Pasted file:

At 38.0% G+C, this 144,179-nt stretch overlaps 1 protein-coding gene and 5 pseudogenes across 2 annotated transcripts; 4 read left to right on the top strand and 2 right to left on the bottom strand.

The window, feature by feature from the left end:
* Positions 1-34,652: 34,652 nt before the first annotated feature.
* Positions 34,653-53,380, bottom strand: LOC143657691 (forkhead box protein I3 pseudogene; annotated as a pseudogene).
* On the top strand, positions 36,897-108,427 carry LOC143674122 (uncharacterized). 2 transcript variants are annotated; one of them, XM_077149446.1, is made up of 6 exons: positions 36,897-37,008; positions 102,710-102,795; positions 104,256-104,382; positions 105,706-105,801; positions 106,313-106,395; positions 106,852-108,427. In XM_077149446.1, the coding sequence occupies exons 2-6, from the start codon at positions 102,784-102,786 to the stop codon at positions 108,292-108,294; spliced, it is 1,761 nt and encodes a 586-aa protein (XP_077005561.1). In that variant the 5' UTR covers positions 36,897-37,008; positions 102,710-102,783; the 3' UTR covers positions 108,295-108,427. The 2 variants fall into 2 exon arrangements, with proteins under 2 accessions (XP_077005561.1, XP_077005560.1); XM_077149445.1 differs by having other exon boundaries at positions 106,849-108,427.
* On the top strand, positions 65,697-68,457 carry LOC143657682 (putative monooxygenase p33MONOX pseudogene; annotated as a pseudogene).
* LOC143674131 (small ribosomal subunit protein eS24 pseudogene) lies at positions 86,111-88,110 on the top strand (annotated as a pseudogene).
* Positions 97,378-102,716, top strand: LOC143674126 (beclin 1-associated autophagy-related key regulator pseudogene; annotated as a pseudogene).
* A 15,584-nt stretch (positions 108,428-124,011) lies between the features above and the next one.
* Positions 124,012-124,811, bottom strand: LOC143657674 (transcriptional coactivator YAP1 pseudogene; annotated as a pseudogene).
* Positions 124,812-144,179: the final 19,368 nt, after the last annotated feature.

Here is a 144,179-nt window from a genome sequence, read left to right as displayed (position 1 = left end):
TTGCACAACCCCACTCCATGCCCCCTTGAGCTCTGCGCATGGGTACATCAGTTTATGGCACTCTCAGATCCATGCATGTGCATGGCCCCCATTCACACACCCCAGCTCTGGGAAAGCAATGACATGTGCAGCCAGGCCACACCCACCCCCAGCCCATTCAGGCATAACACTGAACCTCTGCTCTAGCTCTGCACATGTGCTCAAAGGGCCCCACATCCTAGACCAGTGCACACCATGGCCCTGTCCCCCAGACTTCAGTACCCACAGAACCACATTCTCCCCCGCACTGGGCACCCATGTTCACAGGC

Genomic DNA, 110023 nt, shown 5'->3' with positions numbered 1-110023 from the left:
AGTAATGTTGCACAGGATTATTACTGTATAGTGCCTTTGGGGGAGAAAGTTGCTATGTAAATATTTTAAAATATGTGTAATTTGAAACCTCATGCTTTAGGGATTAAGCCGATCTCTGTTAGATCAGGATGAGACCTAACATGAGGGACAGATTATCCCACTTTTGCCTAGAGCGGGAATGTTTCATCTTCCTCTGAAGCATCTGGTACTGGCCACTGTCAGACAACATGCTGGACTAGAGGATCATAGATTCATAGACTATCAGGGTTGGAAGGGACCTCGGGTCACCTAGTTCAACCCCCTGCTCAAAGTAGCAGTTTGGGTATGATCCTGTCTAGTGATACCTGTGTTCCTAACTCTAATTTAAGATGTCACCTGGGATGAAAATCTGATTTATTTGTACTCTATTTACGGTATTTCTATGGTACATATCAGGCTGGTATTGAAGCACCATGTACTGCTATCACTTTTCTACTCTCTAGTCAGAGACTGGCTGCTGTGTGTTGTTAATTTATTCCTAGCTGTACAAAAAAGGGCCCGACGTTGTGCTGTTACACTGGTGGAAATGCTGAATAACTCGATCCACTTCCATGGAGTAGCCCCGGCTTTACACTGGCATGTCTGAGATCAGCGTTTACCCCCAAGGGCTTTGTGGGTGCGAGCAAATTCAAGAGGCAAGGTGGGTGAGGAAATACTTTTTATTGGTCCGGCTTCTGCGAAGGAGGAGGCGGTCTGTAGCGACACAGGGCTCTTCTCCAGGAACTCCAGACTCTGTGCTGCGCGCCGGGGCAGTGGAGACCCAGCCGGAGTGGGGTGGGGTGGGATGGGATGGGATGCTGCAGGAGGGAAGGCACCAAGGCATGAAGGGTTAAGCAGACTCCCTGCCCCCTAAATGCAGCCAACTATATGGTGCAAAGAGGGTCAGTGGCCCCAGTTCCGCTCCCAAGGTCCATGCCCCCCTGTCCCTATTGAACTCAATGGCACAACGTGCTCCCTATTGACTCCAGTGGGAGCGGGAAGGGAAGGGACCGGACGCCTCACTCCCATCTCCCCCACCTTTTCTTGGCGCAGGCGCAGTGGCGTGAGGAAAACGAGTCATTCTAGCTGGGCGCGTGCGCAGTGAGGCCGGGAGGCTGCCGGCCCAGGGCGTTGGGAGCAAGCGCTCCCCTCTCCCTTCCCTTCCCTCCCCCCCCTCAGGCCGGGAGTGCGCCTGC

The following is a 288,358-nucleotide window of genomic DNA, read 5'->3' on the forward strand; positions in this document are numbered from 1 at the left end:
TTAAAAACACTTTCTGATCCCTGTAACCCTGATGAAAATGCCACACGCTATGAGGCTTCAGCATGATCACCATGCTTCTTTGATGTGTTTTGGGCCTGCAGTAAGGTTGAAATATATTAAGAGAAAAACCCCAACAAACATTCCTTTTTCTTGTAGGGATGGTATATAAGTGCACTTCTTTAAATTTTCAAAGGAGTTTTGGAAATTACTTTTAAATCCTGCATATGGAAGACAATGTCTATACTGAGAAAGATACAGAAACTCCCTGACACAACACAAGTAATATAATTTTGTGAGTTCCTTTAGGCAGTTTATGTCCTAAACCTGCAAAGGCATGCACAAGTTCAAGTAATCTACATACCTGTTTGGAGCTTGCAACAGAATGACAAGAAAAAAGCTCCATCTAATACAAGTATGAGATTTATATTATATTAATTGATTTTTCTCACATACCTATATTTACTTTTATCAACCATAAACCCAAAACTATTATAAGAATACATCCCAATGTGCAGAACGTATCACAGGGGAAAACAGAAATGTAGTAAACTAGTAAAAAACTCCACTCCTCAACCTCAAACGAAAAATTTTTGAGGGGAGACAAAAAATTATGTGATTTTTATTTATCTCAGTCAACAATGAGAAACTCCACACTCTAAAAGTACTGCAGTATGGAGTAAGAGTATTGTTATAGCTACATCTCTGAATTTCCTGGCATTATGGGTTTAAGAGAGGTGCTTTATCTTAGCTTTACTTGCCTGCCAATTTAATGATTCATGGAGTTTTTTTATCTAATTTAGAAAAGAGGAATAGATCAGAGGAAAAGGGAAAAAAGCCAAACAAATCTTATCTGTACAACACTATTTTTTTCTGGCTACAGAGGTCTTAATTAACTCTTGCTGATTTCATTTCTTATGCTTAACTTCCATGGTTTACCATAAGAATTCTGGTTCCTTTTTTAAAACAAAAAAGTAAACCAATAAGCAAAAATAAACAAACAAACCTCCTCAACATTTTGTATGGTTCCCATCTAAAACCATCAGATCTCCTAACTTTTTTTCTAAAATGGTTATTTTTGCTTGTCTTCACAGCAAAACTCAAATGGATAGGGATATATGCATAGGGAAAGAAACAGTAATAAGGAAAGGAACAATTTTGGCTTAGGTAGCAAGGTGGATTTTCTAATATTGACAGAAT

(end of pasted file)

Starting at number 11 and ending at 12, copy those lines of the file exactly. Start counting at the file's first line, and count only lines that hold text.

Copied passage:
* Positions 124,812-144,179: the final 19,368 nt, after the last annotated feature.

Here is a 144,179-nt window from a genome sequence, read left to right as displayed (position 1 = left end):